No two snowflakes are alike, not even these computer-generated versions….
James Adam, the project’s creator, says the site grew out of a last-minute decorating frenzy for the team’s annual mulled wine party. “It only occurred to me the day before the party, as I was tidying up our table of soldering gear, that we really ought to do something with the printers to mark the occasion,” he says, “The idea of printing out ‘artisanal algorithmic snowflakes’ occurred to me late in the evening.”
The project is based on their Printer software, which is designed for a federated network of tiny printers. “It’s all based on creating small webpages which can be sent for printing on any connected printer,” says Adam.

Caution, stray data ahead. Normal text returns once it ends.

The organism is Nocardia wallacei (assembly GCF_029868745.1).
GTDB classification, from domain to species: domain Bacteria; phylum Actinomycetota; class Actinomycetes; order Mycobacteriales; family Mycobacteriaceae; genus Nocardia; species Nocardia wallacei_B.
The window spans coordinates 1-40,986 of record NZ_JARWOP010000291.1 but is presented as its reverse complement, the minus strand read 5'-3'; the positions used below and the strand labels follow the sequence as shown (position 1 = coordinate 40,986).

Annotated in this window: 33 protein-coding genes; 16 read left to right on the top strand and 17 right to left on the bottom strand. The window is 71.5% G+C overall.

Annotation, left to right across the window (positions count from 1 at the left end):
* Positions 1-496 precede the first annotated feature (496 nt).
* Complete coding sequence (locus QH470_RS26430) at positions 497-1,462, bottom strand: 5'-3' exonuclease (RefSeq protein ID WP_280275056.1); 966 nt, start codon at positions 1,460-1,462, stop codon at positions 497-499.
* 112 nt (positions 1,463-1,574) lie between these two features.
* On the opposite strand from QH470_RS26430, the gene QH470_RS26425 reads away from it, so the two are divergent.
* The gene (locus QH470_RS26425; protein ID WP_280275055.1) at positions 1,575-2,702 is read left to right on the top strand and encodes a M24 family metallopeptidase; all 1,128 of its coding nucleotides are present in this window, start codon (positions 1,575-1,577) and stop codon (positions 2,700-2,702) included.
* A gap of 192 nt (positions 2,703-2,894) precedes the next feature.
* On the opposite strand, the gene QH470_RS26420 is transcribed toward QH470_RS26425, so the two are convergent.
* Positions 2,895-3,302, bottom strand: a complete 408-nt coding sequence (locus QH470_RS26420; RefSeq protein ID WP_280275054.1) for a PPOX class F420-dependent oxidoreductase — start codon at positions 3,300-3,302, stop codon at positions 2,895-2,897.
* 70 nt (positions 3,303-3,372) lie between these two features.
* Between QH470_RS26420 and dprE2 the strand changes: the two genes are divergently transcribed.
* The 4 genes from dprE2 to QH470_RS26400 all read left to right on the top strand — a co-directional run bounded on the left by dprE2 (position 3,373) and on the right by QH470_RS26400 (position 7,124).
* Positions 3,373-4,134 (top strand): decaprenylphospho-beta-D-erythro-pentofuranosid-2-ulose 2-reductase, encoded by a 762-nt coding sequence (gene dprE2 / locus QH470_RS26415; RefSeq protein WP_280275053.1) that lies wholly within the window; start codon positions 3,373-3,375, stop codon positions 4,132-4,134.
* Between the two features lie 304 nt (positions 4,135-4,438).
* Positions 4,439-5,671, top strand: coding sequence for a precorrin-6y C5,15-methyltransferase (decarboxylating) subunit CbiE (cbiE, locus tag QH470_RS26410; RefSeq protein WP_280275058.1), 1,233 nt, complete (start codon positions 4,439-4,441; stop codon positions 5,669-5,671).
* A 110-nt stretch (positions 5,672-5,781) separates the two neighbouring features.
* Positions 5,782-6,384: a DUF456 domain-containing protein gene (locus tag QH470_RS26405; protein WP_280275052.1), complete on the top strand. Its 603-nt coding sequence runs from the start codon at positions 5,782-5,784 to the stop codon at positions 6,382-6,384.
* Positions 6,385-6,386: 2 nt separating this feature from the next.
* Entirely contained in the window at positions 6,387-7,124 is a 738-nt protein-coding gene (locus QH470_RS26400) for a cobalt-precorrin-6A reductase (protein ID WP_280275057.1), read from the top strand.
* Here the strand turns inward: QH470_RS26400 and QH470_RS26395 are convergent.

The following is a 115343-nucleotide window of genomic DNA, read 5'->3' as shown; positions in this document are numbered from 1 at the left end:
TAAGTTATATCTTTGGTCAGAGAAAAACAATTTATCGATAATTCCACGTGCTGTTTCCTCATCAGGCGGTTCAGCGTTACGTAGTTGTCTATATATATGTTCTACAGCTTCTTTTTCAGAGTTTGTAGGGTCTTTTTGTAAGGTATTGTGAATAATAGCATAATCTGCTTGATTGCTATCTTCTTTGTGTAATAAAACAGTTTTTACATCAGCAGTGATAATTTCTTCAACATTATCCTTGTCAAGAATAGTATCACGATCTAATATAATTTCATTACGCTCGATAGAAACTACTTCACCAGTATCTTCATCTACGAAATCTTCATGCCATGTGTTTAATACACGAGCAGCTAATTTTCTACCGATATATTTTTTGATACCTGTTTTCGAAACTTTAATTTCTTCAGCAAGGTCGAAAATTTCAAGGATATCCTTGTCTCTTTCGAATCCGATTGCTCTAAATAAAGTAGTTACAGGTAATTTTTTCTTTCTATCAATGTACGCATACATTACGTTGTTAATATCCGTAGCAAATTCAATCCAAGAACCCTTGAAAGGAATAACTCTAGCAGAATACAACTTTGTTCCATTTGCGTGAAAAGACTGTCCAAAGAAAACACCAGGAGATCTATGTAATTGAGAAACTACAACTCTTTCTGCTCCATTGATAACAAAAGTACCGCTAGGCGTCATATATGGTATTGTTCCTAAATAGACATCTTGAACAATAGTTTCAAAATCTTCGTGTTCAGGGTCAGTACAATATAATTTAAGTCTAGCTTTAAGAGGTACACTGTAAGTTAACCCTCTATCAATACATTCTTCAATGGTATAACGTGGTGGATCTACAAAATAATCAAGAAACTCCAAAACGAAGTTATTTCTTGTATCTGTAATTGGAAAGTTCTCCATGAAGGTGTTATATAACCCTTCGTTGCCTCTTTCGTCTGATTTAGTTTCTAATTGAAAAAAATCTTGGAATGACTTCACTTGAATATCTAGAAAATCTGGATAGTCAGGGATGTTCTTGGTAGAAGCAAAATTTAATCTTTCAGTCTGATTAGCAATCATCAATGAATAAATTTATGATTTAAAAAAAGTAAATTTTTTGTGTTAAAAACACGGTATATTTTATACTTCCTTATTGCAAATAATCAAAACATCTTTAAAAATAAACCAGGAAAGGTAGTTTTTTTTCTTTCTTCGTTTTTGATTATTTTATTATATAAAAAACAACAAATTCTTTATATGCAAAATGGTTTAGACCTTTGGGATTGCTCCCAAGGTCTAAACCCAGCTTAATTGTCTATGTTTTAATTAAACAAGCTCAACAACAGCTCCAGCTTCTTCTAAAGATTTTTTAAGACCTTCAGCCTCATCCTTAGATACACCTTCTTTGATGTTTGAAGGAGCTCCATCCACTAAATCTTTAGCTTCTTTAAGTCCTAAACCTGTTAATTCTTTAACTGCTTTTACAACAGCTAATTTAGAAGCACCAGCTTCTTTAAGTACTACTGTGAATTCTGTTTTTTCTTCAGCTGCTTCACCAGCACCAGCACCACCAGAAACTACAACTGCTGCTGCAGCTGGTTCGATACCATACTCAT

The snowflakes are drawn using HTML5 canvas. Each of the six spokes of the snowflake have five bits that branch out and the properties of each of those are controlled by three random numbers. Once a spoke is generated, it’s repeated by rotating the canvas 60 degrees five times for a total of six spokes. Then, four pairs of hexagons, also controlled by random numbers are added on top. Altogether, you get a snowflake.
Have an amazing project to share? Join the SHOW-AND-TELL every Wednesday night at 7:30pm ET on Google+ Hangouts.
Join us every Wednesday night at 8pm ET for Ask an Engineer!
Learn resistor values with Mho’s Resistance or get the best electronics calculator for engineers “Circuit Playground” – Adafruit’s Apps!
Maker Business — The 16 Top Tech Policy Developments of 2016
Wearables — Foot form
Electronics — Oscilloscope Bandwidth
Biohacking — Use Diasend to Upload and View Blood Glucose Data
No comments yet.
Sorry, the comment form is closed at this time.